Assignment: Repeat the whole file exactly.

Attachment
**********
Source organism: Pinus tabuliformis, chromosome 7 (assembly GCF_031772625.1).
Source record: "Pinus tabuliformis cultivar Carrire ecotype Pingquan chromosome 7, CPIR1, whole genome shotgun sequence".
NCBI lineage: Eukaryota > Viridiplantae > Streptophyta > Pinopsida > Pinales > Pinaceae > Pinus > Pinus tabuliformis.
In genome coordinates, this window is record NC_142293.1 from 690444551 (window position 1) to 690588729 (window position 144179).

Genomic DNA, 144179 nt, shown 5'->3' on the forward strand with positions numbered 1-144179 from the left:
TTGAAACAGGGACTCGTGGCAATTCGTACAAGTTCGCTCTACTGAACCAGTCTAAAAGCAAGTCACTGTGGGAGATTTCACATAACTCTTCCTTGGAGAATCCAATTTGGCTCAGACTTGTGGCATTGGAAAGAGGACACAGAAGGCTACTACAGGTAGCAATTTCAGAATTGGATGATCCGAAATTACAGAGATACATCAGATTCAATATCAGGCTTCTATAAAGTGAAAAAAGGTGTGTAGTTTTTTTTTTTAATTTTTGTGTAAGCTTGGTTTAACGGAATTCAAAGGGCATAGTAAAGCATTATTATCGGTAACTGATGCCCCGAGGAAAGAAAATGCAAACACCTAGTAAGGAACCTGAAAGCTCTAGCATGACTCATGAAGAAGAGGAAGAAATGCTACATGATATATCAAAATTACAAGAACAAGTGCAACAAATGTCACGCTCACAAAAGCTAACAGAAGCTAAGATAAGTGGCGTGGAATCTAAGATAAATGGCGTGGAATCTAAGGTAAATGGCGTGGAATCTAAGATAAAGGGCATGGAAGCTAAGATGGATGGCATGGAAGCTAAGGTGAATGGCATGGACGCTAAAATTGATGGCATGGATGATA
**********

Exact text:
Source organism: Pinus tabuliformis, chromosome 7 (assembly GCF_031772625.1).
Source record: "Pinus tabuliformis cultivar Carrire ecotype Pingquan chromosome 7, CPIR1, whole genome shotgun sequence".
NCBI lineage: Eukaryota > Viridiplantae > Streptophyta > Pinopsida > Pinales > Pinaceae > Pinus > Pinus tabuliformis.
In genome coordinates, this window is record NC_142293.1 from 690444551 (window position 1) to 690588729 (window position 144179).

Genomic DNA, 144179 nt, shown 5'->3' on the forward strand with positions numbered 1-144179 from the left:
TTGAAACAGGGACTCGTGGCAATTCGTACAAGTTCGCTCTACTGAACCAGTCTAAAAGCAAGTCACTGTGGGAGATTTCACATAACTCTTCCTTGGAGAATCCAATTTGGCTCAGACTTGTGGCATTGGAAAGAGGACACAGAAGGCTACTACAGGTAGCAATTTCAGAATTGGATGATCCGAAATTACAGAGATACATCAGATTCAATATCAGGCTTCTATAAAGTGAAAAAAGGTGTGTAGTTTTTTTTTTTAATTTTTGTGTAAGCTTGGTTTAACGGAATTCAAAGGGCATAGTAAAGCATTATTATCGGTAACTGATGCCCCGAGGAAAGAAAATGCAAACACCTAGTAAGGAACCTGAAAGCTCTAGCATGACTCATGAAGAAGAGGAAGAAATGCTACATGATATATCAAAATTACAAGAACAAGTGCAACAAATGTCACGCTCACAAAAGCTAACAGAAGCTAAGATAAGTGGCGTGGAATCTAAGATAAATGGCGTGGAATCTAAGGTAAATGGCGTGGAATCTAAGATAAAGGGCATGGAAGCTAAGATGGATGGCATGGAAGCTAAGGTGAATGGCATGGACGCTAAAATTGATGGCATGGATGATA